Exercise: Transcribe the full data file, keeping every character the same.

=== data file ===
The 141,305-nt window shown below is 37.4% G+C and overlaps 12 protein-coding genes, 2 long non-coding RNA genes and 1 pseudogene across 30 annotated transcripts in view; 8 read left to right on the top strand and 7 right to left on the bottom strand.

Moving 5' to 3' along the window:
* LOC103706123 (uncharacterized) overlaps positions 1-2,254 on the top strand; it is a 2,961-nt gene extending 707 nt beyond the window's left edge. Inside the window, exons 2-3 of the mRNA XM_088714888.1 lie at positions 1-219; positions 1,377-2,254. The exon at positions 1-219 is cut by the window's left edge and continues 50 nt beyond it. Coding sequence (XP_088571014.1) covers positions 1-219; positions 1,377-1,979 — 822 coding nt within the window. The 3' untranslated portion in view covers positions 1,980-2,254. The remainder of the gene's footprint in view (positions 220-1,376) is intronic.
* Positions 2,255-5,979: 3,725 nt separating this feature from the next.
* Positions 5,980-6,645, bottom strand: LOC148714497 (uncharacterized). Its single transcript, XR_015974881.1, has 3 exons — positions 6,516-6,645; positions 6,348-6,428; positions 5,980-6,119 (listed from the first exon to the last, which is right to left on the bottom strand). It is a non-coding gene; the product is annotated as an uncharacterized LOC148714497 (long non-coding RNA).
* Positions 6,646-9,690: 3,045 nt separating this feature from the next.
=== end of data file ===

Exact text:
The 141,305-nt window shown below is 37.4% G+C and overlaps 12 protein-coding genes, 2 long non-coding RNA genes and 1 pseudogene across 30 annotated transcripts in view; 8 read left to right on the top strand and 7 right to left on the bottom strand.

Moving 5' to 3' along the window:
* LOC103706123 (uncharacterized) overlaps positions 1-2,254 on the top strand; it is a 2,961-nt gene extending 707 nt beyond the window's left edge. Inside the window, exons 2-3 of the mRNA XM_088714888.1 lie at positions 1-219; positions 1,377-2,254. The exon at positions 1-219 is cut by the window's left edge and continues 50 nt beyond it. Coding sequence (XP_088571014.1) covers positions 1-219; positions 1,377-1,979 — 822 coding nt within the window. The 3' untranslated portion in view covers positions 1,980-2,254. The remainder of the gene's footprint in view (positions 220-1,376) is intronic.
* Positions 2,255-5,979: 3,725 nt separating this feature from the next.
* Positions 5,980-6,645, bottom strand: LOC148714497 (uncharacterized). Its single transcript, XR_015974881.1, has 3 exons — positions 6,516-6,645; positions 6,348-6,428; positions 5,980-6,119 (listed from the first exon to the last, which is right to left on the bottom strand). It is a non-coding gene; the product is annotated as an uncharacterized LOC148714497 (long non-coding RNA).
* Positions 6,646-9,690: 3,045 nt separating this feature from the next.